with a 35mm Panoptic?

          Clear Skies,

          Chuck

          ----- Original Message -----
          From: "John Mahony" <jmmahony@...>
          To: <sct-user@yahoogroups.com>
          Sent: Tuesday, August 03, 2004 6:22 PM
          Subject: RE: [sct-user] Re: Speaking of Focal Reducers


          > Not true. Adding the reducer does not change what light rays make it
          > through the rear port, except for some small change due to the fact that
          the
          > primary has to be moved forward to reach focus with the reducer.
          > With the reducer, if a star image in the focal plane is more than 12mm
          from
          > the center (ie, outside a 24mm diameter circle), then if you remove the
          > reducer, the image plane goes back to its original scale, and this star
          > image is now more than 12/0.63 = 19mm from the center, so it is outside a
          > 38mm diameter circle. But the rear port has about the same diameter as
          the
          > lens aperture of the reducer, 38mm, so some of the rays forming that star
          > image will be vignetted.
          > Reversing that argument shows that vignetting with the reducer starts at
          > 24mm diameter at the focal plane, at a minimum. In an 8" SCT, considering
          > the forward end of the baffle tube reduces the unvignetted field even
          > further.
          > -John
          >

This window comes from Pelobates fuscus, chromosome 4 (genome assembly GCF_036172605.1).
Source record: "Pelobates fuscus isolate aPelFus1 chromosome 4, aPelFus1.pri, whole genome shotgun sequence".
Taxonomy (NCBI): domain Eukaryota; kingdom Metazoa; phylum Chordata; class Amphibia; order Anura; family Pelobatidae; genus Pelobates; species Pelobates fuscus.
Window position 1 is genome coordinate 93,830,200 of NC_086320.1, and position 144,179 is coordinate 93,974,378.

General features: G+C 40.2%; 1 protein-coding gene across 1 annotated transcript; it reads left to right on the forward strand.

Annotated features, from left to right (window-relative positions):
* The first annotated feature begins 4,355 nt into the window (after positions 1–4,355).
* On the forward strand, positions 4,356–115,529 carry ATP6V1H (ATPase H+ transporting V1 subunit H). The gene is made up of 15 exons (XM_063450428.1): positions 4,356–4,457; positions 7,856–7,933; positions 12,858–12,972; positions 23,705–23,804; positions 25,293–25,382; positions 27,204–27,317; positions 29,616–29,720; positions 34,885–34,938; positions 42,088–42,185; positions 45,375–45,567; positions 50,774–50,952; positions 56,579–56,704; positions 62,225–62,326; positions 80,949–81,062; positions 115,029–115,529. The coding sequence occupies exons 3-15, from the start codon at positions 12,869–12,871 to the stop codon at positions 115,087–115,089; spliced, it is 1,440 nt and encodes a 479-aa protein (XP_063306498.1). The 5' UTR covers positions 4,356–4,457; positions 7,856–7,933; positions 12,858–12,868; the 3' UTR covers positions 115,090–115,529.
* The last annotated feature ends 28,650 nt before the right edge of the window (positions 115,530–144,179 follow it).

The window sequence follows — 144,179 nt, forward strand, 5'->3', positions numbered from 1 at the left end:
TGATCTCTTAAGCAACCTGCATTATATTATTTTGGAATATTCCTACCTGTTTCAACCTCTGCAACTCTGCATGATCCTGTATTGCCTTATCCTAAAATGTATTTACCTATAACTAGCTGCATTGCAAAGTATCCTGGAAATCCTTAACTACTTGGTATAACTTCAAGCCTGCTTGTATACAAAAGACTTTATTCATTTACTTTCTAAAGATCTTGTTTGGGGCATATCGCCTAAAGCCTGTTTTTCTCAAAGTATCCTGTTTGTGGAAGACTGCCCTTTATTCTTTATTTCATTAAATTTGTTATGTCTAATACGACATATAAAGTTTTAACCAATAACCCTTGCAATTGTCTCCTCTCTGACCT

>
          > >From: "pensack1" <Pensack1@...>
          > >Reply-To: sct-user@yahoogroups.com
          > >To: sct-user@yahoogroups.com
          > >Subject: [sct-user] Re: Speaking of Focal Reducers
          > >Date: Tue, 03 Aug 2004 23:55:22 -0000
          > >
          > >Actually, the focal plane of the telescope does not change in diameter as
          a
          > >focal
          > >reducer is added, only the image scale changes, and that is why the field
          > >of view is
          > >larger (both true and apparent). A 35mm Panoptic, with a 38.7mm field
          stop
          > >vignettes slightly at f/10, but the light dropoff is not noticeable. At
          > >f/6.3, the baffle tube
          > >effectively limits the field of view and causes vignetting, but even
          then,
          > >it's not
          > >severe--merely noticeable.
          > >But, in both cases, the focal plane of the scope is the same size.
          > >If the illuminated focal plane shrank with the reducer, the image would
          > >shrink, but the
          > >true field of view would stay the same. The apparent field of view would
          > >have to